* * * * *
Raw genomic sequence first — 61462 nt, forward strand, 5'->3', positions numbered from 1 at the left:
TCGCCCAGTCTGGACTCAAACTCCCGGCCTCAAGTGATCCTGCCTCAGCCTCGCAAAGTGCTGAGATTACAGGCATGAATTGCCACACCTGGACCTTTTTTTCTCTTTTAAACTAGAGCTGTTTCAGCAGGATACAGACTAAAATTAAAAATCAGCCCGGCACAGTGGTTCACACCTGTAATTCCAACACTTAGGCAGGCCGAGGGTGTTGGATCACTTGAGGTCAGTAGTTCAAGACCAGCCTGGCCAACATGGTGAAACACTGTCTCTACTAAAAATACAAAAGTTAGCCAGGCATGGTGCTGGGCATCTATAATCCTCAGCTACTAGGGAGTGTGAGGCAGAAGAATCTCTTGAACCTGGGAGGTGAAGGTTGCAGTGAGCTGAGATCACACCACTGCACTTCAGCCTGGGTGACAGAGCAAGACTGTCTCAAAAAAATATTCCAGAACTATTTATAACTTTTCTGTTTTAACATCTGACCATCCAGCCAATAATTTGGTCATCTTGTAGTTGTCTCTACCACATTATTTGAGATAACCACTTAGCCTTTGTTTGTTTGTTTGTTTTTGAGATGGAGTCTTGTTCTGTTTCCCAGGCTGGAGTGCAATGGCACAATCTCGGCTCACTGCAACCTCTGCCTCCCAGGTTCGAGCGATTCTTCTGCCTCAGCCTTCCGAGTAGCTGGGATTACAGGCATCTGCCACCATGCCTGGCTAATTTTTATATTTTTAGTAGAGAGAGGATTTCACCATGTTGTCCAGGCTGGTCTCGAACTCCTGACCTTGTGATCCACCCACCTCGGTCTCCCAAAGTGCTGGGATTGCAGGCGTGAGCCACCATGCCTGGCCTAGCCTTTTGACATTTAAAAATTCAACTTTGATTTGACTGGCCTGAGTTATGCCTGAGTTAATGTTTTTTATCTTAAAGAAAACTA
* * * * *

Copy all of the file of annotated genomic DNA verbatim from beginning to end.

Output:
Raw genomic sequence first — 61462 nt, forward strand, 5'->3', positions numbered from 1 at the left:
TCGCCCAGTCTGGACTCAAACTCCCGGCCTCAAGTGATCCTGCCTCAGCCTCGCAAAGTGCTGAGATTACAGGCATGAATTGCCACACCTGGACCTTTTTTTCTCTTTTAAACTAGAGCTGTTTCAGCAGGATACAGACTAAAATTAAAAATCAGCCCGGCACAGTGGTTCACACCTGTAATTCCAACACTTAGGCAGGCCGAGGGTGTTGGATCACTTGAGGTCAGTAGTTCAAGACCAGCCTGGCCAACATGGTGAAACACTGTCTCTACTAAAAATACAAAAGTTAGCCAGGCATGGTGCTGGGCATCTATAATCCTCAGCTACTAGGGAGTGTGAGGCAGAAGAATCTCTTGAACCTGGGAGGTGAAGGTTGCAGTGAGCTGAGATCACACCACTGCACTTCAGCCTGGGTGACAGAGCAAGACTGTCTCAAAAAAATATTCCAGAACTATTTATAACTTTTCTGTTTTAACATCTGACCATCCAGCCAATAATTTGGTCATCTTGTAGTTGTCTCTACCACATTATTTGAGATAACCACTTAGCCTTTGTTTGTTTGTTTGTTTTTGAGATGGAGTCTTGTTCTGTTTCCCAGGCTGGAGTGCAATGGCACAATCTCGGCTCACTGCAACCTCTGCCTCCCAGGTTCGAGCGATTCTTCTGCCTCAGCCTTCCGAGTAGCTGGGATTACAGGCATCTGCCACCATGCCTGGCTAATTTTTATATTTTTAGTAGAGAGAGGATTTCACCATGTTGTCCAGGCTGGTCTCGAACTCCTGACCTTGTGATCCACCCACCTCGGTCTCCCAAAGTGCTGGGATTGCAGGCGTGAGCCACCATGCCTGGCCTAGCCTTTTGACATTTAAAAATTCAACTTTGATTTGACTGGCCTGAGTTATGCCTGAGTTAATGTTTTTTATCTTAAAGAAAACTA